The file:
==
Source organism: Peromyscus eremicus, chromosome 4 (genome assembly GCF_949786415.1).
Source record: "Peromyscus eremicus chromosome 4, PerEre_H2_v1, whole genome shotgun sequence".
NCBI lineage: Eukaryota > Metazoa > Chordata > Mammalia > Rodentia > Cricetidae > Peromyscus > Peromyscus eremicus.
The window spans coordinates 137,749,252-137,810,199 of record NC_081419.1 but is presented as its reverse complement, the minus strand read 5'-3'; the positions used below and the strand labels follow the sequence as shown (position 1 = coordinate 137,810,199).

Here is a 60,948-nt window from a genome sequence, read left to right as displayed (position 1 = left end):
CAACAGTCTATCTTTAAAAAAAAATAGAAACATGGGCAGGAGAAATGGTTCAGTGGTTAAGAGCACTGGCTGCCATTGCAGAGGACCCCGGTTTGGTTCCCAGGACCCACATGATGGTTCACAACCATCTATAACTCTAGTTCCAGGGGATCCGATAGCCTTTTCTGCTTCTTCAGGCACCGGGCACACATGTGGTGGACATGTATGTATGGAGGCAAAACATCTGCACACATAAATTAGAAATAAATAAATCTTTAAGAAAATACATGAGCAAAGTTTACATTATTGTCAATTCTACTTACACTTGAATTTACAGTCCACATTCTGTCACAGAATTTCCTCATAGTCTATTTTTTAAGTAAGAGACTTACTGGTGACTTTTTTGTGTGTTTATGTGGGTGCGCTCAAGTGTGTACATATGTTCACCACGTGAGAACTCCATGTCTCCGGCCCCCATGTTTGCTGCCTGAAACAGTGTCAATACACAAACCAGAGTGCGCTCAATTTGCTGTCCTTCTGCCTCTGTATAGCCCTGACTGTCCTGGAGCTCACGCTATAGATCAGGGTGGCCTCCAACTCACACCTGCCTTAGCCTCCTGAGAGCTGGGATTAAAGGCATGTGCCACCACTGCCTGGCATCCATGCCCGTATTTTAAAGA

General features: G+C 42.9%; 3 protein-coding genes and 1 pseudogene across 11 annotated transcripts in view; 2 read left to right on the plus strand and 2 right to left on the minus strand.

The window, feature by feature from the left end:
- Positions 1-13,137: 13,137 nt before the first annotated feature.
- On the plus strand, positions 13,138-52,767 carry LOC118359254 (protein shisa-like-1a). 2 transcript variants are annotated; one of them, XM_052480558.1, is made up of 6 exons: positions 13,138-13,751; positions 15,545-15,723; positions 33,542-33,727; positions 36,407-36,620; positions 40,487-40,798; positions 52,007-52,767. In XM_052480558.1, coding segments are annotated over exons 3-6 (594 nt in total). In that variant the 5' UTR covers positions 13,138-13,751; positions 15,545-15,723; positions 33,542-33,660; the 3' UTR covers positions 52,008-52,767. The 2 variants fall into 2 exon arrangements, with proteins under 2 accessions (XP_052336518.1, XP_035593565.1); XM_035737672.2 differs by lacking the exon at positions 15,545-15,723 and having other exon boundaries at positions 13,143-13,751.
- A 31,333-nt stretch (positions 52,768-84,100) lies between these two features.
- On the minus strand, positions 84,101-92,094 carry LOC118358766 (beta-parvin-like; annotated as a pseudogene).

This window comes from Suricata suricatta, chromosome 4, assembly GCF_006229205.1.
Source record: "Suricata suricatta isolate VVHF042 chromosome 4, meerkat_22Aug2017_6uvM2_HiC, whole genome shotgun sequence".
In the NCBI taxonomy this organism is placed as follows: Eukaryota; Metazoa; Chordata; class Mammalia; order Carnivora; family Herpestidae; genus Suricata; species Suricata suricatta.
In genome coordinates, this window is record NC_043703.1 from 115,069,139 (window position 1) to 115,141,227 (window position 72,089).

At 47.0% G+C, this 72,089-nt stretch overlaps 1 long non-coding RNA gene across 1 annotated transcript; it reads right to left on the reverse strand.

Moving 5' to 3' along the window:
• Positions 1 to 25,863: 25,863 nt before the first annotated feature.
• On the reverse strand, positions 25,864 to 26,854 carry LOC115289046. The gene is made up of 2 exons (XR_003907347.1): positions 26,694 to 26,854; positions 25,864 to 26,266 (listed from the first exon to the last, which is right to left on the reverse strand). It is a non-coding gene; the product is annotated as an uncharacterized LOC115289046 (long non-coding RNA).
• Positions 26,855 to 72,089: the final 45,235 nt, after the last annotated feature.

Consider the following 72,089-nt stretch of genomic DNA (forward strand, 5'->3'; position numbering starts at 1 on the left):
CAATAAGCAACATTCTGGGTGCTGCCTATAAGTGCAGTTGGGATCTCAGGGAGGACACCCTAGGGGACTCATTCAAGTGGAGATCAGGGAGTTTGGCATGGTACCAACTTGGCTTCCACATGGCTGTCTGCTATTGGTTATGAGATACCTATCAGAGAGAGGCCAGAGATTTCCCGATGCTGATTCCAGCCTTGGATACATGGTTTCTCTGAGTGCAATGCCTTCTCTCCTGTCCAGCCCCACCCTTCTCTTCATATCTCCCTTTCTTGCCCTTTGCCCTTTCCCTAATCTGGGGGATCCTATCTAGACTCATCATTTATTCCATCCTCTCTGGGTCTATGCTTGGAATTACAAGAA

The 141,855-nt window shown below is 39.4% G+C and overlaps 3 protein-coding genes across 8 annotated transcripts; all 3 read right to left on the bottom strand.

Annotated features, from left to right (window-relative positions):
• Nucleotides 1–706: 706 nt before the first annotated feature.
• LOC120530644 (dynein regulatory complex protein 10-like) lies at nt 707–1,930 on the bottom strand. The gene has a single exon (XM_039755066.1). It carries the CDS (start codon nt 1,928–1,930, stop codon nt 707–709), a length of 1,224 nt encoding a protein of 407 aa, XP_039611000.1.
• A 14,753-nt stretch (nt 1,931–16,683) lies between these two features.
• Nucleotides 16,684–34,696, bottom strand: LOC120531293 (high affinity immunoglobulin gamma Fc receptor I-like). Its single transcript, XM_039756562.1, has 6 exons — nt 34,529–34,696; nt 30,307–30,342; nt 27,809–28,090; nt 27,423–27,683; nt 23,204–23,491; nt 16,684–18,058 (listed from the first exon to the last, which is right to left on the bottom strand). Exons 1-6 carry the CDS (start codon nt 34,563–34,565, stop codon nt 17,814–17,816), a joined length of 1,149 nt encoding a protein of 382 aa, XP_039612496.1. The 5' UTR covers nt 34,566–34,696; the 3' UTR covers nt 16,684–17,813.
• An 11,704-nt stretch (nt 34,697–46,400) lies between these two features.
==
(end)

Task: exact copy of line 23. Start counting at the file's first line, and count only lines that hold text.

CAATAAGCAACATTCTGGGTGCTGCCTATAAGTGCAGTTGGGATCTCAGGGAGGACACCCTAGGGGACTCATTCAAGTGGAGATCAGGGAGTTTGGCATGGTACCAACTTGGCTTCCACATGGCTGTCTGCTATTGGTTATGAGATACCTATCAGAGAGAGGCCAGAGATTTCCCGATGCTGATTCCAGCCTTGGATACATGGTTTCTCTGAGTGCAATGCCTTCTCTCCTGTCCAGCCCCACCCTTCTCTTCATATCTCCCTTTCTTGCCCTTTGCCCTTTCCCTAATCTGGGGGATCCTATCTAGACTCATCATTTATTCCATCCTCTCTGGGTCTATGCTTGGAATTACAAGAA